And, you know, Novartis has had its own problems with corruption. Two years ago they paid $25 million to settle an investigation that they bribed people in China to help their business. The year before that Novartis agreed to pay almost $400 million for -- to settle what was essentially a bribery scam, a kickback scam to boost their drug sales in the United States. Just last month, "Reuters" reported that Novartis is under investigation again in the nation of Greece this time for another bribery and kickback scheme.
So, whether it -- whether or not it is surprising to see a company like that in the middle of this Michael Cohen story trying to get away for a second with calling him a health care policy consultant and then telling us the story that they just put him on the payroll for $1.2 million for a year for nothing, whether or not it`s surprising to see them in the middle of this scandal, honestly what is surprising to me, for a company like this, is with that recent legal history that they`ve got, they haven`t figured out how to make innocent-sounding public statements when they get accused of being involved in something this shady? You haven`t figured out that your first answer shouldn`t be not it!
The headline allegation for Mr. Avenatti`s documents continues to be that one of the entities that paid money into the shell company set up by Michael Cohen is a company associated with a sanctioned Russian oligarch named Viktor Vekselberg. Vekselberg was sanctioned by the U.S. government last month along with his gigantic holding company which is called Renova, an investment firm linked to Renova also appears to have had Michael Cohen on the payroll since Donald Trump has been president, from January through August of last year for a total of a half million dollars.
"The New York Times" reported last week that Vekselberg was personally stopped at a U.S. airport and questioned by Mueller`s team. It has since been reported that Vekselberg`s American cousin who runs that investment firm associated with Renova, his American cousin has also been questioned in the special counsel`s investigation. It`s the cousin`s firm that reportedly paid Cohen. That said the firm is denying any connection between Vekselberg himself and those payments to Michael Cohen.
The company does confirm that they paid Michael Cohen. They say they paid him as a business consultant. They say they paid him as a business consultant, quote, regarding potential sources of capital.
Question number one, why do we know this stuff? Michael Avenatti somehow got access to these financial transactions now. And they`re at least partially confirmed, these detailed financial records about this secretive business entity associated with Michael Cohen.
Other news agencies have been able to obtain financial documents which they say obtained Avenatti`s reporting -- excuse me, which they say corroborate Avenatti`s reporting. And we`ve had a whole day of these big companies bumbling around, eventually confirming the truth of what he alleged.
So why do we know this stuff? Is it potentially dangerous to the criminal case against Michael Cohen or to the Mueller investigation that we do know this stuff? Is this stuff integral to their case? Will it hurt their case now that it`s out in the open?
The Treasury Department`s inspector general announced today that they`re investigating whether banking documents were improperly leaked in this case.
There is also the question of how much of it is true. Although these big companies involved have confirmed the payments or said they actually paid Michael Cohen even more than what Avenatti alleged, Michael Cohen has submitted a court filing tonight in the Southern District of New York that takes issue with some of the smaller dollar amount claims in Avenatti`s documents alleging that smaller payments that Avenatti says were paid to Cohen through an account at Standard Chartered Bank, those payments according to Cohen have been improperly attributed to him. Some of those allegations he says appear just to be cases of mistaken identity.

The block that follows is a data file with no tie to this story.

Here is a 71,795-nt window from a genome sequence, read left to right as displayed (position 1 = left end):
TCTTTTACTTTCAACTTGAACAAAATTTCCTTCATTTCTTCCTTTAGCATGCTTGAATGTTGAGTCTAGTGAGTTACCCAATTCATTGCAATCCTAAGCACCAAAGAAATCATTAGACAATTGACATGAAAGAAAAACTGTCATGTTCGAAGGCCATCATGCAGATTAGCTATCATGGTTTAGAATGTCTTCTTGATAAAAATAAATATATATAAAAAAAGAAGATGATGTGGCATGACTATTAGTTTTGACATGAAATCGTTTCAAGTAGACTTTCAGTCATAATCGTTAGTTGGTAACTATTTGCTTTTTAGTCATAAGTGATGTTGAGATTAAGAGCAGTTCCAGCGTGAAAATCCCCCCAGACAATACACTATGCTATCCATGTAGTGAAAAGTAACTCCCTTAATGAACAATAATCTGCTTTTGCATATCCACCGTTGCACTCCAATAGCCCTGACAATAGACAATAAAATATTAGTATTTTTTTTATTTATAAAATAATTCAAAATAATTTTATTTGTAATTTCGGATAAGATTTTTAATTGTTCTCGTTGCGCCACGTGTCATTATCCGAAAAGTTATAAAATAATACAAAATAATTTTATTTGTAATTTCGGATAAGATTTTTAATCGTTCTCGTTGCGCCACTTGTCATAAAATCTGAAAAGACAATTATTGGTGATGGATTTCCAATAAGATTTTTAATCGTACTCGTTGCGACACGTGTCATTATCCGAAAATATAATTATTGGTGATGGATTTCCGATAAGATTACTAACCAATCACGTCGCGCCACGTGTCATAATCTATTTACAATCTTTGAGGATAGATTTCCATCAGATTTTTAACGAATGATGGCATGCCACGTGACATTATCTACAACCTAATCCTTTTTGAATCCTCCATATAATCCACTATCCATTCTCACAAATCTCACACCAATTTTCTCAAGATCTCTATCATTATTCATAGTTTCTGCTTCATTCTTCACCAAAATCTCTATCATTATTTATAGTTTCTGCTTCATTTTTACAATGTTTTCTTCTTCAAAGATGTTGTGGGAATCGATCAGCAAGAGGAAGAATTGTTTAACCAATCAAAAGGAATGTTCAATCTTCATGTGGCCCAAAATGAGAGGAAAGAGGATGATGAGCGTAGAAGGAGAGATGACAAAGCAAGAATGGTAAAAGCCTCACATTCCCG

If Cohen and his attorneys are right to take issue with some of the smaller dollar amounts, that`s interesting, right? Why do we have a mix of confirmed information about these big companies, these big dollar payments, mixed in with stuff that maybe isn`t true in terms of these smaller payments?
A mix of true and untrue information raises important questions about where this stuff came from, right?
Bottom line, though, pulling apart this -- or putting aside this still unfolding nature of this information and these evolving explanations from these surprisingly hapless companies that are now implicated in this story, putting aside the origin of all this information coming from this lawsuit against the president for the porn star nondisclosure agreement, the bottom line here when you step back from this, what have we learned exactly? Have we now figured out what exactly Michael Cohen does for a living and how it relates to the president?
Mr. Michael Avenatti joins us live here next. Stay with us.
MADDOW: Joining us now is Michael Avenatti. He is the attorney for Stormy Daniels. He is also the attorney who released this seven page document about Michael Cohen`s bank records, which has turned everything upside down in the last 36 hours.
Mr. Avenatti, thank you for being on with us tonight. You`ve been on with my friend Lawrence a lot, and I`ve never had you on the show. I`m happy to have you.
MICHAEL AVENATTI, ATTORNEY FOR STORMY DANIELS: I`m happy to be here. Thank you.
MADDOW: I want to ask you about the most recent thing that`s happened in this story which is that Michael Cohen and his attorneys have filed a document with the court in the southern district of New York where he`s fighting his case, and he is complaining about this document that you`ve released, raising issues in particular with the small dollar amounts that you attribute to a bank account associated with him. They`re saying that all of those small dollar amounts were different Michael Cohens. They weren`t him, that it casts aspersions on your whole document.